Share Your Pain with God
My loving Shepherd, I trust Your leading. When You take me through the valley, You bring me to open fields.
How do you respond to pain?
Even if Eliphaz's theories about the cause of suffering are wrong (42:7), he offers some helpful clues in this chapter about how to respond to suffering.
First, he reminds Job (and us all) that troubles and suffering are part of the human condition (7). We live in a world that is dying, where decay and disorder are inevitable. Despite what politicians say, the world isn't becoming a better or happier place.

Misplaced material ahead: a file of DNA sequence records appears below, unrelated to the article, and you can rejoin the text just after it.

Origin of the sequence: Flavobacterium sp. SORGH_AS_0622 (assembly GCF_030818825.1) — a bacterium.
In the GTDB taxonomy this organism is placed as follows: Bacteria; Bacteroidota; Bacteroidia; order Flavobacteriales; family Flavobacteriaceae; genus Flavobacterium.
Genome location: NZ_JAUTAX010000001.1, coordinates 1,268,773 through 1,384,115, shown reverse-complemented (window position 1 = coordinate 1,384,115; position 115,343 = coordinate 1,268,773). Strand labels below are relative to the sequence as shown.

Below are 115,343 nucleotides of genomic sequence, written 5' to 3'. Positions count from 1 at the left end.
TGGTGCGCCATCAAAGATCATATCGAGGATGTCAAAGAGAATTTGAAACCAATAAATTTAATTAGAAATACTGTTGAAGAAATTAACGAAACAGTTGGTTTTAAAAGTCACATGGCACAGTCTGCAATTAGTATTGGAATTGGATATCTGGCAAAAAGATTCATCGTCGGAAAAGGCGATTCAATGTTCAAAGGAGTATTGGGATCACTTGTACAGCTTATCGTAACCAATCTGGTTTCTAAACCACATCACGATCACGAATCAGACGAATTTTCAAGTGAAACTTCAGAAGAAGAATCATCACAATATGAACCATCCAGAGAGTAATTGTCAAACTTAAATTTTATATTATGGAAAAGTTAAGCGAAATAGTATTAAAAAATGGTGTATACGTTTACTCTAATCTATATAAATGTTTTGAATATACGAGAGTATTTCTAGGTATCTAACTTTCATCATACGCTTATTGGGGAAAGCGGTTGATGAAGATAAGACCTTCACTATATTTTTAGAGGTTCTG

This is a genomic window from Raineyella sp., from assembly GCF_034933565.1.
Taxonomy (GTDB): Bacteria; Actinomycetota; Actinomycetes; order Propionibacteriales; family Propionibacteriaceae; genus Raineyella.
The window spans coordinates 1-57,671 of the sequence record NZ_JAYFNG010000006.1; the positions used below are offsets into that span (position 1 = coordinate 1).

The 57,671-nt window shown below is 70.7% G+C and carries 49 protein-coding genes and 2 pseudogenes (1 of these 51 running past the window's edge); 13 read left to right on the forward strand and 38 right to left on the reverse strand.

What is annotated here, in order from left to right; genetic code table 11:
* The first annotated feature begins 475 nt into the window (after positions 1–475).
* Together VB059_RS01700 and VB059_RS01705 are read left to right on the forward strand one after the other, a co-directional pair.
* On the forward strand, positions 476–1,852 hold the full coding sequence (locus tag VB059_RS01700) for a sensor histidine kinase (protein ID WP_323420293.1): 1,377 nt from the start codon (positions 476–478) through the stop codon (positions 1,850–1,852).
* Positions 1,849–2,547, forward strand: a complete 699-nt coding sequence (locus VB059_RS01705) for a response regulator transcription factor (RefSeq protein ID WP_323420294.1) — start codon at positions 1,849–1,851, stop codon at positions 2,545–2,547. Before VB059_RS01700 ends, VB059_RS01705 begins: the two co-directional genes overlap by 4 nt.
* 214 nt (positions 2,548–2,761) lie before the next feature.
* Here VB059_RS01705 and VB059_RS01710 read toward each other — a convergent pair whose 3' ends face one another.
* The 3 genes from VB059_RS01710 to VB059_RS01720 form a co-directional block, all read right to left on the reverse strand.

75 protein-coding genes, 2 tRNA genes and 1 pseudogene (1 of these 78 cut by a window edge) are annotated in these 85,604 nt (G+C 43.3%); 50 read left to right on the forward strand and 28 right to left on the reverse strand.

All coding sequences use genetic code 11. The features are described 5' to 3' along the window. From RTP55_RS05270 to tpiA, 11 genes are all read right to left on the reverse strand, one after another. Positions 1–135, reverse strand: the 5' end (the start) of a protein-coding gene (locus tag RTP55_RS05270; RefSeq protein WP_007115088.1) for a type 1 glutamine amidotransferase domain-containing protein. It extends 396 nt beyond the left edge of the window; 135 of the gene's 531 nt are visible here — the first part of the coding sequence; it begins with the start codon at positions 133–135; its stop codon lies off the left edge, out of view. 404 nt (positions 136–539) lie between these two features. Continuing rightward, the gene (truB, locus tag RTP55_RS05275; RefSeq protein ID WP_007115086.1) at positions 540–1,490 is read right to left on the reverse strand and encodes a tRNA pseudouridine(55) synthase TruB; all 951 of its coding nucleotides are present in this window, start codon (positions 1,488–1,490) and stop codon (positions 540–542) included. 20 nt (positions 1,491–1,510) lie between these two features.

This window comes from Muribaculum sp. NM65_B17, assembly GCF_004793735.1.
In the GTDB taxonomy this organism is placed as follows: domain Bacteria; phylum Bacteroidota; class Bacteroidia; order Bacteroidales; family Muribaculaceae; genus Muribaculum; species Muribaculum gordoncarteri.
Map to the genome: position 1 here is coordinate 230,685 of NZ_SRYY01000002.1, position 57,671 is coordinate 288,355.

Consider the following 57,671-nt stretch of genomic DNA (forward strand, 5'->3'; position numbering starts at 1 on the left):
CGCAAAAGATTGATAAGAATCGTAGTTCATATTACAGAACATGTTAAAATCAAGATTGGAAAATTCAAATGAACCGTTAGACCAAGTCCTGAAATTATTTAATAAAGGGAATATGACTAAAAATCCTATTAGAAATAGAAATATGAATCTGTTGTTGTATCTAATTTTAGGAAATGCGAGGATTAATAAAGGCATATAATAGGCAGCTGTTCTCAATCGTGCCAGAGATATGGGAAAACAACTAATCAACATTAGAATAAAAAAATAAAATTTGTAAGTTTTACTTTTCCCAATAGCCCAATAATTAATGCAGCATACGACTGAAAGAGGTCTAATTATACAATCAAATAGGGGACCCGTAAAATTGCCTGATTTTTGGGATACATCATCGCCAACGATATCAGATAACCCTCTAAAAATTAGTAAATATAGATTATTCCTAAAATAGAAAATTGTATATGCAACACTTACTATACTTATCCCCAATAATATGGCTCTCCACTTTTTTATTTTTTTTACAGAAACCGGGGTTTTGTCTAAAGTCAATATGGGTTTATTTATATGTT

Second, he tells us that resentment and envy of those who appear not to be suffering are dead ends (2). They may be natural responses, but suffering is only exacerbated by these destructive emotions.
And third, his advice to Job to present his case to God (8) is worth following. Peter, centuries later, suggests a similar course of action. The basis of their advice is the same: God's loving care (10-16,19-26; 1 Pet. 5:7). When the universe seems uniformly dark, that's one spark of truth worth clinging to and a helpful course of action.
Take out your journal, or a piece of paper, and talk to God about what troubles you. Expect him to draw near.
Lord, when I suffer, let me not be like those with no vision of You. Help me keep my eyes and heart toward eternity.
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